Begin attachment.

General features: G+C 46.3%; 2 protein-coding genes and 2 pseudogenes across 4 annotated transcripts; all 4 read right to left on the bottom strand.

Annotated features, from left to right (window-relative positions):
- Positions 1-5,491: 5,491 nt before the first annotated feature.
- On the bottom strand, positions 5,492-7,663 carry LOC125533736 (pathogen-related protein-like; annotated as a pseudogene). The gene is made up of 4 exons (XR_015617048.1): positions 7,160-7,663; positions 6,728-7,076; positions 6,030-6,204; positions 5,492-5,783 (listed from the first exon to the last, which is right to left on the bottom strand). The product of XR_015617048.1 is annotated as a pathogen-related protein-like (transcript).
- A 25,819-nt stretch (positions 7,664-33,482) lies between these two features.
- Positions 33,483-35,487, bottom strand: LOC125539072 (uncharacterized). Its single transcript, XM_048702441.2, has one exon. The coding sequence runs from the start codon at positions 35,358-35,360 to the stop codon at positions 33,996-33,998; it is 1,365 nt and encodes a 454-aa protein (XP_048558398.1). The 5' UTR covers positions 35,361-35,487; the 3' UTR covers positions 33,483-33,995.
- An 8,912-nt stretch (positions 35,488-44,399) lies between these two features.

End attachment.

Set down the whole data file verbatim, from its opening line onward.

General features: G+C 46.3%; 2 protein-coding genes and 2 pseudogenes across 4 annotated transcripts; all 4 read right to left on the bottom strand.

Annotated features, from left to right (window-relative positions):
- Positions 1-5,491: 5,491 nt before the first annotated feature.
- On the bottom strand, positions 5,492-7,663 carry LOC125533736 (pathogen-related protein-like; annotated as a pseudogene). The gene is made up of 4 exons (XR_015617048.1): positions 7,160-7,663; positions 6,728-7,076; positions 6,030-6,204; positions 5,492-5,783 (listed from the first exon to the last, which is right to left on the bottom strand). The product of XR_015617048.1 is annotated as a pathogen-related protein-like (transcript).
- A 25,819-nt stretch (positions 7,664-33,482) lies between these two features.
- Positions 33,483-35,487, bottom strand: LOC125539072 (uncharacterized). Its single transcript, XM_048702441.2, has one exon. The coding sequence runs from the start codon at positions 35,358-35,360 to the stop codon at positions 33,996-33,998; it is 1,365 nt and encodes a 454-aa protein (XP_048558398.1). The 5' UTR covers positions 35,361-35,487; the 3' UTR covers positions 33,483-33,995.
- An 8,912-nt stretch (positions 35,488-44,399) lies between these two features.